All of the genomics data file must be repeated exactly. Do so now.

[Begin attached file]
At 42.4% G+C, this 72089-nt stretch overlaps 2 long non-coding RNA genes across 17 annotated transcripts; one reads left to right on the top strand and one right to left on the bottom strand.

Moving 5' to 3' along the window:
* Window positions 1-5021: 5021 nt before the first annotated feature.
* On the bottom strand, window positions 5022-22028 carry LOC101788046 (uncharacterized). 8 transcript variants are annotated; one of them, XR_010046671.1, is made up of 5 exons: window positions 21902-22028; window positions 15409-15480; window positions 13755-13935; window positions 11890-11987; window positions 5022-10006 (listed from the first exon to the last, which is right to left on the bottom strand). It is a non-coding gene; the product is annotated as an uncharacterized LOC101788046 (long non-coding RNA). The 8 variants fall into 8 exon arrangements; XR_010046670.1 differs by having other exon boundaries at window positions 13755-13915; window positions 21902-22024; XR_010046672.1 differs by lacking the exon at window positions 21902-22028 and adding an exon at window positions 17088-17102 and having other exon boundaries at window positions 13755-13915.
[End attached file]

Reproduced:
At 42.4% G+C, this 72089-nt stretch overlaps 2 long non-coding RNA genes across 17 annotated transcripts; one reads left to right on the top strand and one right to left on the bottom strand.

Moving 5' to 3' along the window:
* Window positions 1-5021: 5021 nt before the first annotated feature.
* On the bottom strand, window positions 5022-22028 carry LOC101788046 (uncharacterized). 8 transcript variants are annotated; one of them, XR_010046671.1, is made up of 5 exons: window positions 21902-22028; window positions 15409-15480; window positions 13755-13935; window positions 11890-11987; window positions 5022-10006 (listed from the first exon to the last, which is right to left on the bottom strand). It is a non-coding gene; the product is annotated as an uncharacterized LOC101788046 (long non-coding RNA). The 8 variants fall into 8 exon arrangements; XR_010046670.1 differs by having other exon boundaries at window positions 13755-13915; window positions 21902-22024; XR_010046672.1 differs by lacking the exon at window positions 21902-22028 and adding an exon at window positions 17088-17102 and having other exon boundaries at window positions 13755-13915.